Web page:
Given that fact and the problems I encountered with supplements, I struggled with if that meant I would be best off not taking any vitamin/ mineral supplements whatsoever. But as indicated above, there is some wisdom to the idea of taking a basic 100% DV supplement as an "insurance" against deficiencies.
Moreover, I also wrote in my book, "This is not to say there is not a place for supplements. But they are just that, a way to supplement or to add a little ‘extra' to a healthy diet. In no way can supplements make up for an unhealthy diet" (p. 15).
Given my health problems, I figured that "a little extra" might prove worthwhile as there might be some truth to the idea that those with health problems require more nutrients than the average person. But logically, that would more be along the lines of double the normal amounts, not ten times the normal amounts. Doubling one's nutrients intake might be possible from diet, but increasing it ten-fold is impossible.
For instance, I suffer from a condition called neurological "tics." These are minor muscle twitches that can barely be seen by others, but they can be very irritating, especially when they flare-up at night. The best I can explain, it feels like someone is pinching me. You should be able to image how difficult it would be to sleep with someone pinching you all night long, so they can be very problematic.
After much research and experimentation, I found I could keep these tics mostly under control through the use of calcium/ magnesium supplements. In a way this does not make sense since I am consuming enough calcium and magnesium in my diet, specifically, 1300 mg of calcium (or 130% of the RDA) and 571 mg of magnesium (or 136% of the RDA). But those levels are not sufficient to control the tics.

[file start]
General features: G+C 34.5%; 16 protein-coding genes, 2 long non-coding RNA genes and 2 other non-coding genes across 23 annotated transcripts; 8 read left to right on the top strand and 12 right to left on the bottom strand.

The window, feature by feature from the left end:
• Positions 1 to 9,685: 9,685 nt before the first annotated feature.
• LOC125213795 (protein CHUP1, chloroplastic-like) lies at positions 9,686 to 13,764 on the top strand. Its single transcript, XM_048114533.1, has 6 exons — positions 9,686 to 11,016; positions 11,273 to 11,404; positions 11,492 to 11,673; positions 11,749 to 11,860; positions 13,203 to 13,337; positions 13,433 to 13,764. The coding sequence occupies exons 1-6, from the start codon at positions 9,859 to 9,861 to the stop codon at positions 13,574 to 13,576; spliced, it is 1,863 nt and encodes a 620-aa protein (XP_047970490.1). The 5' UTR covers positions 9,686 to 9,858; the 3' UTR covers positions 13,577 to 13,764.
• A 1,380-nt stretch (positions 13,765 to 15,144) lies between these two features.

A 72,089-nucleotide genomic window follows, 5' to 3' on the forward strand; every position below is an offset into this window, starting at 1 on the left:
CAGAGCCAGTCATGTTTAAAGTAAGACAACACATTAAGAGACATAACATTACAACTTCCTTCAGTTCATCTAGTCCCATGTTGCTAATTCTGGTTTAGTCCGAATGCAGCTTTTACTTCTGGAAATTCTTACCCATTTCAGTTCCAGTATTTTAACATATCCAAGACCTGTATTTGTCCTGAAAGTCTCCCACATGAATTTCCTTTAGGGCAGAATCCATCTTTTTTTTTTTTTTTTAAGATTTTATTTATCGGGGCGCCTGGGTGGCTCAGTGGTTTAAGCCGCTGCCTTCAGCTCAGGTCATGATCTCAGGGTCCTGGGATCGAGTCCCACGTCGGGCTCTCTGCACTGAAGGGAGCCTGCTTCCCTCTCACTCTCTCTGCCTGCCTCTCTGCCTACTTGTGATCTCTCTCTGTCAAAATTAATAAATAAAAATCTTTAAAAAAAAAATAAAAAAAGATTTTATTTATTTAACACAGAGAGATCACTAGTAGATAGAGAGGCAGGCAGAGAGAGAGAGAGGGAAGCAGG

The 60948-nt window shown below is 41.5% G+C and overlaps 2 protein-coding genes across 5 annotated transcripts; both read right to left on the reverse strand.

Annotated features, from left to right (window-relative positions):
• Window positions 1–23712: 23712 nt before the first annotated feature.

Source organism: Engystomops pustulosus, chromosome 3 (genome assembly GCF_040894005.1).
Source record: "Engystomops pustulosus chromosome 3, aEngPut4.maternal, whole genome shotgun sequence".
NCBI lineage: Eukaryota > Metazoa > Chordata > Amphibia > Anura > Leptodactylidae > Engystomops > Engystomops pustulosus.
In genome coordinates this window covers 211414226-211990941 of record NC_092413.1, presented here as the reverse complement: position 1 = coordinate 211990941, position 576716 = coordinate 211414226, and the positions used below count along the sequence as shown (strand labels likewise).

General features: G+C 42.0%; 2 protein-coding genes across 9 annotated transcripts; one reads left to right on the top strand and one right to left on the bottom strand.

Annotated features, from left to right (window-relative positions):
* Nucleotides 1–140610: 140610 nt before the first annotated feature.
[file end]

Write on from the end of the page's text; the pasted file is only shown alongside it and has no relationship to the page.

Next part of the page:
However, by taking 600 additional mg of calcium and 300 additional mg of magnesium via Twinlab's Calcium Citrate Caps, the tics are kept mostly under control. But taking more than that does not provide any additional benefit.
So that means I am talking in supplemental form about half of what I am getting from my diet. Or to put it another way, by supplementation, I am increasing my intake by 50%. That is a level I could get from food if I ate solely high calcium and magnesium foods, so it is not a ridiculous amount.
And if increasing my nutrient intake just that much provided benefit for one of my problems, then maybe doing so for other nutrients might be beneficial in other ways. So that is why I looked into taking a basic supplement with just 100% of the DV for various nutrients.
Basic 100% DV Multi
There are many supplements popularly available that contain 100% of the DV for a variety of nutrients. However, there are two common problems with them. First, the nutrients are synthetic. Second, they often contain artificial colorings. As I discuss in my book, by definition, such ingredients are not natural or "God-given" and are best avoided. For me, this is especially important as I am allergic to most artificial colorings.
But one such supplement that at least does not contain artificial ingredients is Higher Power's Once Daily Multi. It contains 28 different nutrients, with most being in the 100 - 200% of the DV range. It is a very inexpensive and can purchased from Bodybuilding.com.